Victors’ Justice

Alan Donagan

  • Justice at Nuremberg by Robert Conot
    Weidenfeld, 593 pp, £15.00, October 1983, ISBN 0 297 78360 2
  • The Nuremberg Trial by Ann Tusa and John Tusa
    Macmillan, 519 pp, £12.95, October 1983, ISBN 0 333 27463 6

From 20 November 1945 to 1 October 1946 21 leaders of Nazi Germany stood trial before an international military tribunal at Nuremberg; all but three were found guilty, of whom 11 were sentenced to be hanged and the rest to be imprisoned for long terms. Why the trial was held at all, how it was conducted, and whether justice was done are the themes of these books.

The core of the evidence on which both draw is the same: the 22 volumes of the official transcript of the proceedings, the compendium in ten volumes of the prosecution’s documentary evidence, the unpublished papers of the US prosecutor, Robert H. Jackson, and of the principal US judge, Francis Biddle, and numerous published memoirs. Both have consulted unpublished collections of papers in the US and Britain, although in some cases not the same ones; and both regale us with titbits from interviews with surviving participants.

Although the story both books tell is substantially the same, there are differences. Using British papers not available to Conot, the Tusas often tell it from the point of view of the British prosecutors or judges. On the other hand, using US sources (especially the Bernays papers) which the Tusas neglect, Conot makes sense of the US conception of the prosecution while they do not. Both profess to tell the story of the trial, and not of the crimes of the Nazis. However, in the two hundred-odd pages each devotes to the prosecution, whereas the Tusas stick to their last and let what happened at the trial speak for itself, Conot repeatedly deviates into a history of the crimes the prosecution was trying to prove. On the whole, the Tusas’ book is the better work of institutional reference: if I want to find when a given meeting was held, who was there, and what was decided, I turn to it. On the other hand, if I am, looking for a hard-headed reconstruction of events that are not matters of reliable public record, or for an intelligible explanation without waffle, I go to Conot’s. Still, the differences are not great. By and large, both books are good.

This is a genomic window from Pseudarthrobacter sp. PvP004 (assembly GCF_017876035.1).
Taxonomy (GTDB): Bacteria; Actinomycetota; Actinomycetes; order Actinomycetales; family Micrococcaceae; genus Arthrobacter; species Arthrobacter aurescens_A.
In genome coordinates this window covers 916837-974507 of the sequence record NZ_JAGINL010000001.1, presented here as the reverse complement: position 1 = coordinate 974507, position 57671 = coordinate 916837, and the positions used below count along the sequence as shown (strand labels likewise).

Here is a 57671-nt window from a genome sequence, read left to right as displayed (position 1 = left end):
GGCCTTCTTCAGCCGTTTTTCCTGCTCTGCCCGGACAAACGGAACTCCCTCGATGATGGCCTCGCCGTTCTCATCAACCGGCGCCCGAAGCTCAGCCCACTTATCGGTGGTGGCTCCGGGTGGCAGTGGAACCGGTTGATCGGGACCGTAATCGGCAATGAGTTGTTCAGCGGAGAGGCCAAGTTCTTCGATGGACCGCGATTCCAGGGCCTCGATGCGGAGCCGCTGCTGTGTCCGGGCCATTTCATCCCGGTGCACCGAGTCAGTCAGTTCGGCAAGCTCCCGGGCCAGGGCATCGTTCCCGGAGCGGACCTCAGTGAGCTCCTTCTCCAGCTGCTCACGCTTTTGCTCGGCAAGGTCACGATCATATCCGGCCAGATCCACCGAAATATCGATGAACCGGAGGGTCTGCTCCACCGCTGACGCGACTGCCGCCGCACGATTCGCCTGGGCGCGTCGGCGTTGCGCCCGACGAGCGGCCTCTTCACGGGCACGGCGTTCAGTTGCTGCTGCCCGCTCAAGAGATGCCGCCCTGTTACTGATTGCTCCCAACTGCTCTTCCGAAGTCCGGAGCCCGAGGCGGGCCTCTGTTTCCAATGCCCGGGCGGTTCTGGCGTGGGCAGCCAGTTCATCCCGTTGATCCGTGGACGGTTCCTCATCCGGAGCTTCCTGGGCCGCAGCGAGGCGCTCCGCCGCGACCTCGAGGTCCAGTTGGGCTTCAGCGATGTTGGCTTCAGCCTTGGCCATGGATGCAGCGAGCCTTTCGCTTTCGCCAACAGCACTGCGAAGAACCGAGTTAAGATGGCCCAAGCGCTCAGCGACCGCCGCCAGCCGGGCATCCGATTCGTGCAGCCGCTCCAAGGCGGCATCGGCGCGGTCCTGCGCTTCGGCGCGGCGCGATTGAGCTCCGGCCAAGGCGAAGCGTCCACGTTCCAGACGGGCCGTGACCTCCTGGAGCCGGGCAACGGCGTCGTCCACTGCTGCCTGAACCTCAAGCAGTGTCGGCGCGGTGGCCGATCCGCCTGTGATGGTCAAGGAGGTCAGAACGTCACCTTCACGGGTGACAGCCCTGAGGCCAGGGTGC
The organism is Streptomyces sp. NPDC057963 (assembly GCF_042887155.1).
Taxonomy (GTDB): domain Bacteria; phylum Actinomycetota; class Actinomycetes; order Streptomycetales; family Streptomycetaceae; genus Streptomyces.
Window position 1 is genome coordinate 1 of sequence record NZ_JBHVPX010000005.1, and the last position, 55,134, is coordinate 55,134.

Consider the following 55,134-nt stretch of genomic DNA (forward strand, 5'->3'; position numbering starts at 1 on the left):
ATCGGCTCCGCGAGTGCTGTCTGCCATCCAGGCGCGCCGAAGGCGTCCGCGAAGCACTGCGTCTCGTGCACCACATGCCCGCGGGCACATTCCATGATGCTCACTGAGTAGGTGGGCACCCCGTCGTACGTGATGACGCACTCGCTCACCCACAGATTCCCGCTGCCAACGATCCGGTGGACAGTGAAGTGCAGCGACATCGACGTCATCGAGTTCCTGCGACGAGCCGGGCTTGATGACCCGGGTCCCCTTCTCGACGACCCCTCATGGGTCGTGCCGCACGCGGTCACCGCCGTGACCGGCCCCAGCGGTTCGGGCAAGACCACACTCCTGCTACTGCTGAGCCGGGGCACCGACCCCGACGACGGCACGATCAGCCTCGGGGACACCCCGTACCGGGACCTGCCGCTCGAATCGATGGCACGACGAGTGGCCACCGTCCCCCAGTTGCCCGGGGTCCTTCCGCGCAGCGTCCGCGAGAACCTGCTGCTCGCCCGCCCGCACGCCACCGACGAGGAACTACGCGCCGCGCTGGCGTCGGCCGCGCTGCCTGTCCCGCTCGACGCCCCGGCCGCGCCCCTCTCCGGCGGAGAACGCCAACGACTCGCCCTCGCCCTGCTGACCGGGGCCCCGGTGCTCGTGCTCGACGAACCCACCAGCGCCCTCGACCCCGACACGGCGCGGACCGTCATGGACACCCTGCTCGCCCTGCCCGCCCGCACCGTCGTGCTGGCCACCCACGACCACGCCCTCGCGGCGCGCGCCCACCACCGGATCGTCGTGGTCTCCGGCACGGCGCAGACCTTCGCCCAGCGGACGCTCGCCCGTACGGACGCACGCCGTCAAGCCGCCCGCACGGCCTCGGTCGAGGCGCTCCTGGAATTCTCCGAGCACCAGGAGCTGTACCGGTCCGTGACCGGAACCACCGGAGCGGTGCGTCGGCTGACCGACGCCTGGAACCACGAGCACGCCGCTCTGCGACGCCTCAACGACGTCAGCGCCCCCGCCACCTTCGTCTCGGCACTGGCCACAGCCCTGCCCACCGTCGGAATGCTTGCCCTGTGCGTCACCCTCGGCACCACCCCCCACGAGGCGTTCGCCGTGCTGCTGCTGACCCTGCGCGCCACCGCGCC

How did the trial come to be held at all? Neither Conot nor the Tusas answer this question adequately, because neither explores the interaction of bureaucracy and political authority that led to it. Both tell us some of the things this or that individual did, but neither goes into the bureaucratic or governmental situations within which they were done. In the war of 1914-18 German conduct in occupied territories had not been impeccable, and the British bureaucracy remembered how the provision of the 1919 Versailles Treaty for the trial of war criminals had foundered in 1922, in farcical trials conducted at Leipzig by the Weimar Republic. A repetition of that fiasco was forestalled when, in November 1943, the US, the USSR and Britain agreed that those accused of war crimes in occupied countries should be returned to those countries for trial. But what of the major war criminals whose crimes were not associated with a particular place? That they should be proceeded against internationally was agreed, but not how.